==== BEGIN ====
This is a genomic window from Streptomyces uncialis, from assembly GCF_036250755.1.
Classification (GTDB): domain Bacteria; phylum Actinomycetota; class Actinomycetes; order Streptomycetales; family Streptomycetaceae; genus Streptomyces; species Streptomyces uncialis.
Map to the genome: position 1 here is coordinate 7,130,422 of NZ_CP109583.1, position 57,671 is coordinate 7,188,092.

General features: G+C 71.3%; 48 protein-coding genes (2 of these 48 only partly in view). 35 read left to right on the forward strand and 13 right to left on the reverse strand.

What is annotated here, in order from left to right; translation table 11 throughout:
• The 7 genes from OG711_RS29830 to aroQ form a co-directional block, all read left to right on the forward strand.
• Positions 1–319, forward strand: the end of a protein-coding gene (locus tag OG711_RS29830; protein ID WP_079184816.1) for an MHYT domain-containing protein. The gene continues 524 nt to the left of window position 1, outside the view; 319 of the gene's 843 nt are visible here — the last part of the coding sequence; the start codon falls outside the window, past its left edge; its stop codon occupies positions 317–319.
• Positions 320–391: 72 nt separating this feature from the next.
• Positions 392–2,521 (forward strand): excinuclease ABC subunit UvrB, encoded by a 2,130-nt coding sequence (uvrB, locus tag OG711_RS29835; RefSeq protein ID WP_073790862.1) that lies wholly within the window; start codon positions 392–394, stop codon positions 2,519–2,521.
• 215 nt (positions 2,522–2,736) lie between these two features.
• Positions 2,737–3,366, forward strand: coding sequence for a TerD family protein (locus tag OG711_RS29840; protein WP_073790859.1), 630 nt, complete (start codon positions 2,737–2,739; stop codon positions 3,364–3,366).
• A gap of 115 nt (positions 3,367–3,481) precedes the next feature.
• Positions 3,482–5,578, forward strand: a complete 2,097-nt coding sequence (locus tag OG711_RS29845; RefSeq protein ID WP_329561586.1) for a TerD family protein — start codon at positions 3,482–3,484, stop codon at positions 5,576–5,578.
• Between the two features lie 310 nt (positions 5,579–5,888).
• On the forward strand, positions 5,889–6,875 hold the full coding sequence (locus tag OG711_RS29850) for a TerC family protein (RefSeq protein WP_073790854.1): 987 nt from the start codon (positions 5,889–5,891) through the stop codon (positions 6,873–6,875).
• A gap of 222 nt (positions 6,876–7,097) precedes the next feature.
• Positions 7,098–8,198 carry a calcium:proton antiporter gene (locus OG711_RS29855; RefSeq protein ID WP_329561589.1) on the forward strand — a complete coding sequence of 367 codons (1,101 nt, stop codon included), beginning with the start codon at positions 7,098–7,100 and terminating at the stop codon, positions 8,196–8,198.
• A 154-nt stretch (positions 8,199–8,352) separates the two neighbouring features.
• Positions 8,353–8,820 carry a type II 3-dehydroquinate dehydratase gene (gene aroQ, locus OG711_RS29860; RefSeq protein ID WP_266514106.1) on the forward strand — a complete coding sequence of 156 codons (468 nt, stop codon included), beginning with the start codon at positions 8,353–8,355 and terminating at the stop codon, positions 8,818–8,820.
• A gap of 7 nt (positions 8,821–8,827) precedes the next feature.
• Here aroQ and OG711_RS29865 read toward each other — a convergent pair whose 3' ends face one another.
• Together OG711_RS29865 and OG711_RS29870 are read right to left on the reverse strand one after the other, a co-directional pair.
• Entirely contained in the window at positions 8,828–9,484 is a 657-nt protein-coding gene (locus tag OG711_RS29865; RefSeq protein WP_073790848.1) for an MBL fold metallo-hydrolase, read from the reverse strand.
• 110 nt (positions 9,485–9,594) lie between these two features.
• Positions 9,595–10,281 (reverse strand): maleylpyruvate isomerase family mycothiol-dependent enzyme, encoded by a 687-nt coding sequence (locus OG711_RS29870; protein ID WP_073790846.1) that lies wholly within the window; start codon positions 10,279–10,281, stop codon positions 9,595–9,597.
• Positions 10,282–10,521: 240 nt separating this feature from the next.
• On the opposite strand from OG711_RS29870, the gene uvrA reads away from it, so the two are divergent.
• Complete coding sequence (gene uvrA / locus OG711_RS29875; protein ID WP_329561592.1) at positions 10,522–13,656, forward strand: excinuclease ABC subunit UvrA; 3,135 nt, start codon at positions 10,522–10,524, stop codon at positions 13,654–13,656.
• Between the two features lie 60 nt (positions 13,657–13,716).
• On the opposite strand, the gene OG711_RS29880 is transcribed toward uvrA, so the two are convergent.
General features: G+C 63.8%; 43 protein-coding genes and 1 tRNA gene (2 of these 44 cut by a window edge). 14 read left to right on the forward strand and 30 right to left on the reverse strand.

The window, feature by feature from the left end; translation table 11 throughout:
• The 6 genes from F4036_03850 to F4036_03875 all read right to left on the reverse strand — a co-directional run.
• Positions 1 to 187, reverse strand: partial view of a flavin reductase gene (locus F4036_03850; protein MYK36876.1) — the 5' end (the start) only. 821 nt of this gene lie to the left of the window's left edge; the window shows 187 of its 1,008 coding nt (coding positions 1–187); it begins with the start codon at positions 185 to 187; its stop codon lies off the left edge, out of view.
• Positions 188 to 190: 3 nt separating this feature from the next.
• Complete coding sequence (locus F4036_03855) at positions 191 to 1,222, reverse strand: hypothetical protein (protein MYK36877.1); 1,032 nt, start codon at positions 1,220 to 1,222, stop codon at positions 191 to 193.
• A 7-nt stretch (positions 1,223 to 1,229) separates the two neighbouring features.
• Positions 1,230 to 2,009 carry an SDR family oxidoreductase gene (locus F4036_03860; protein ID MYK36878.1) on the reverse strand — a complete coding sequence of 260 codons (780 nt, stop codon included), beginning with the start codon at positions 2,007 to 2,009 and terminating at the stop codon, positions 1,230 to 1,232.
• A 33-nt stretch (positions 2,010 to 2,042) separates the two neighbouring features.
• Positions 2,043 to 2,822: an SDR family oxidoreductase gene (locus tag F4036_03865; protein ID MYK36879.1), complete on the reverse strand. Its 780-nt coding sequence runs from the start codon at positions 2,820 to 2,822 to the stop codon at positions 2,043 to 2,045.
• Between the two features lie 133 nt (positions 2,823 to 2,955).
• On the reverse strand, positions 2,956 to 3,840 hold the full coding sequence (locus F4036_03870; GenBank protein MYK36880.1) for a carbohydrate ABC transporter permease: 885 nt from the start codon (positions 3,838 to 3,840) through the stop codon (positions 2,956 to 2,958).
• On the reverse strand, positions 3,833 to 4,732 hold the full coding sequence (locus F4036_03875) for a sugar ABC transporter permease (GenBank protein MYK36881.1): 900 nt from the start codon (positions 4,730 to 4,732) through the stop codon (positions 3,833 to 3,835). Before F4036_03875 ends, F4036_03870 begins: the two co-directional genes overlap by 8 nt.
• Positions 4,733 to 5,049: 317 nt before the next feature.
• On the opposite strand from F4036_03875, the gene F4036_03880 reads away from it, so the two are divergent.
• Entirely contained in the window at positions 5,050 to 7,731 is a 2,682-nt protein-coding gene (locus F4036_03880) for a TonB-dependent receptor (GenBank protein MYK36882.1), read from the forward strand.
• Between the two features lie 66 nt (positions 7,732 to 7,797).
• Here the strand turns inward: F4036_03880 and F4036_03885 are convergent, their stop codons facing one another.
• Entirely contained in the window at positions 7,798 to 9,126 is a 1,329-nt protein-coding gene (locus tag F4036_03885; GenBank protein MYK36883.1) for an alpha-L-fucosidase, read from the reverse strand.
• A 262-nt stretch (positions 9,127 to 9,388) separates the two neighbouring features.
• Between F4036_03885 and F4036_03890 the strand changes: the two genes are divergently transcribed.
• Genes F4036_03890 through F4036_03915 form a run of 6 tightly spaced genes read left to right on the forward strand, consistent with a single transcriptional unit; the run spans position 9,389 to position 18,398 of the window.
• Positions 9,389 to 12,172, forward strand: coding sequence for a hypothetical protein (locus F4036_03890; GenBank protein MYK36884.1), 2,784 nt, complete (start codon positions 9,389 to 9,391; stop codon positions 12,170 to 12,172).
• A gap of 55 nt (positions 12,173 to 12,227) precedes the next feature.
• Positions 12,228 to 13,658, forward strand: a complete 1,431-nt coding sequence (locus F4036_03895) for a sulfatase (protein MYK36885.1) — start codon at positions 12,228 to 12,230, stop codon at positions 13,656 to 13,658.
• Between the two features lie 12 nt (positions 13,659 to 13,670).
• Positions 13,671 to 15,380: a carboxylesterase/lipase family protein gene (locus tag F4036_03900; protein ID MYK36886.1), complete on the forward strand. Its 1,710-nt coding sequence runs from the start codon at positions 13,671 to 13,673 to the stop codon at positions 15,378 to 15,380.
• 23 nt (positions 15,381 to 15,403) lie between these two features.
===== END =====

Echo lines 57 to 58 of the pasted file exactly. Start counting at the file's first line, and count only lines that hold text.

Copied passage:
• Positions 13,671 to 15,380: a carboxylesterase/lipase family protein gene (locus tag F4036_03900; protein ID MYK36886.1), complete on the forward strand. Its 1,710-nt coding sequence runs from the start codon at positions 13,671 to 13,673 to the stop codon at positions 15,378 to 15,380.
• 23 nt (positions 15,381 to 15,403) lie between these two features.